## 1. Introduction

The smaller the expected random error in a measurement, the higher its quality. What happens when we combine different quality measurements?

Let's say three crews measured the same distance using different equipment. Their results are:

Method |
Distance |
Precision |

Stadia | 352.11 | 1/400 |

Steel tape | 351.92 | 1/1000 |

Total Station Inst (TSI) | 351.35 | 1/10,000 |

What's the distance? We could use a simple average of the three distances:

Even though, by definition, the MPV is the value which minimizes the sum of the squares of the residuals, is it the best representation of the distance? Although they are of mixed quality, each measurement has the same effect on the MPV. From the precisions, it's obvious the TSI measurement is better that the others, We should allow it greater influence on the MPV. We do this by assigning weights based on measurement quality.

The *weighted mean* is computed using Equation E-1

Equation E-1 | |

meas: Measurement |

A measurement's weight is related to its error - the smaller the error, the greater the weight. Assuming measurements mistakes and systematic errors have been compensated, precision can be used as an accuracy surrogate. The weight is inversely proportional to the *square* of its error.Taking the inverse of each precision squared can lead to some pretty big numbers. To keep them reasonably small we can divide each by the lowest weight.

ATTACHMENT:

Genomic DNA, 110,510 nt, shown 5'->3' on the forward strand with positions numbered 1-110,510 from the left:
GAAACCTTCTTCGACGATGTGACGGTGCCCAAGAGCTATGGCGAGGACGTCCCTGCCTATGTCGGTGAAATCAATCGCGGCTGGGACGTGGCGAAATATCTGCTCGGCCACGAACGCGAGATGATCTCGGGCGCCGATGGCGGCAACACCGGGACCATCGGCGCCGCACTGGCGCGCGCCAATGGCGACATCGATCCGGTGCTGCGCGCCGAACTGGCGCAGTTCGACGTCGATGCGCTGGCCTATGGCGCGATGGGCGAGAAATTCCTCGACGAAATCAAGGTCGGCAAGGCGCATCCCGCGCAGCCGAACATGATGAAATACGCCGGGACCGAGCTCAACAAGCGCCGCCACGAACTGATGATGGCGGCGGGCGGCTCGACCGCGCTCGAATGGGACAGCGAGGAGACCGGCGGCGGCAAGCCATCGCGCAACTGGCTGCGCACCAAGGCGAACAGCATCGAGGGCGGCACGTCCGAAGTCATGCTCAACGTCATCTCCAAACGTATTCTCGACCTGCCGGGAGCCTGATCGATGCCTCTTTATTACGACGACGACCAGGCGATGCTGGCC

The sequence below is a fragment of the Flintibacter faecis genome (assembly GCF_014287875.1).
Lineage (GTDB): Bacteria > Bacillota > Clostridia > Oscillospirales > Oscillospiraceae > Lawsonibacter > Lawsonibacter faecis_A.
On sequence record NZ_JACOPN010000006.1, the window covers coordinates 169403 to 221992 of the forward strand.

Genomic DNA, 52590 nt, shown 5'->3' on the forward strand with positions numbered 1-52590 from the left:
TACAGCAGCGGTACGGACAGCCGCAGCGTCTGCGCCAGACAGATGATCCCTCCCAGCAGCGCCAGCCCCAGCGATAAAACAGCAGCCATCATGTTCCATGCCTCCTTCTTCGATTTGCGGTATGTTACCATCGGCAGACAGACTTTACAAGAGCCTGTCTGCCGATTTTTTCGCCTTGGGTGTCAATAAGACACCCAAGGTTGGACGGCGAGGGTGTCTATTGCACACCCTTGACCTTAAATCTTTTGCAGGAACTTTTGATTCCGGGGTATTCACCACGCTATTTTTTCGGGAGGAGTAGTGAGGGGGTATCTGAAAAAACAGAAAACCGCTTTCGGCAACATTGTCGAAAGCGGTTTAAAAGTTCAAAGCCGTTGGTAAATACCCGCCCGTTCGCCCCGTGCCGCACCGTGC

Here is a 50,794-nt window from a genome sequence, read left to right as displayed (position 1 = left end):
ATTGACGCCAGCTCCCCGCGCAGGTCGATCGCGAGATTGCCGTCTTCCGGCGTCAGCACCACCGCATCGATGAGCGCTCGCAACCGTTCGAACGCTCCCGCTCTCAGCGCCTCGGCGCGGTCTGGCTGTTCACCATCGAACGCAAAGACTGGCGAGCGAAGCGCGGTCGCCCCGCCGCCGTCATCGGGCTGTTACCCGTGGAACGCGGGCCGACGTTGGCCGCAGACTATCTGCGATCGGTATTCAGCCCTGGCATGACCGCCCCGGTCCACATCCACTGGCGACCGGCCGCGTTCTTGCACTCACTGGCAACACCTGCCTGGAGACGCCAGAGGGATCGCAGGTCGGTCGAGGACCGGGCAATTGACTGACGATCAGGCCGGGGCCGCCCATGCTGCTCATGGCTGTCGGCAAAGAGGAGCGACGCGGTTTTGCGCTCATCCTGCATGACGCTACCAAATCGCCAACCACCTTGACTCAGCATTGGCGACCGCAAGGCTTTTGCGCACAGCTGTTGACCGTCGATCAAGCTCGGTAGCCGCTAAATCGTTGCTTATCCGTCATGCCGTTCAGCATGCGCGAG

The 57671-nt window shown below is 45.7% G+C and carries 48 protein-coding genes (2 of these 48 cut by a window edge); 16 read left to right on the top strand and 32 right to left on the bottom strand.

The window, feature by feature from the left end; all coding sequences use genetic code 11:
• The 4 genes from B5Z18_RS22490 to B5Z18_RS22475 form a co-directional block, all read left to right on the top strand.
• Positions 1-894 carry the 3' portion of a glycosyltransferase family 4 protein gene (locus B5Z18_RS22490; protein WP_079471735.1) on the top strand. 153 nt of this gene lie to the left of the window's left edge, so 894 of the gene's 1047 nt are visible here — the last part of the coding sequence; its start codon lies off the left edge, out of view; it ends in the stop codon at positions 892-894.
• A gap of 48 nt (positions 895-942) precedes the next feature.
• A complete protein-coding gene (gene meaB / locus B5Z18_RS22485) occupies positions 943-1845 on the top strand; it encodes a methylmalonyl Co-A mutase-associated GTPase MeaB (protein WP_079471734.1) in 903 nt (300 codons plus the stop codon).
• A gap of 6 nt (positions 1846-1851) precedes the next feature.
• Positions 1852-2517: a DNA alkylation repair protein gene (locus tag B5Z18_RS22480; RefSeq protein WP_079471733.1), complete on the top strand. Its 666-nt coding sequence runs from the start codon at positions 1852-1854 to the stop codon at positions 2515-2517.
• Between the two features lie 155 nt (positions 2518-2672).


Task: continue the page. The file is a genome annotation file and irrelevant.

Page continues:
Method |
Distance |
Precision |
Weight |
Weight |

Stadia | 352.11 | 1/400 | 400^{2} |
1 |

Steel tape | 351.92 | 1/1000 | 1000^{2} |
6.25 |

Total Station Inst (TSI) | 351.35 | 1/10,000 | 10,000^{2} |
625 |

Based on weights, the MPV is

The MPV is "pulled" toward the TSI measurement since it is the highest quality.

The simple average is sometimes referred to as th*e unweighted mean*. It can also be considered to have *unit weighting*, that is, the weight of each measurement is 1.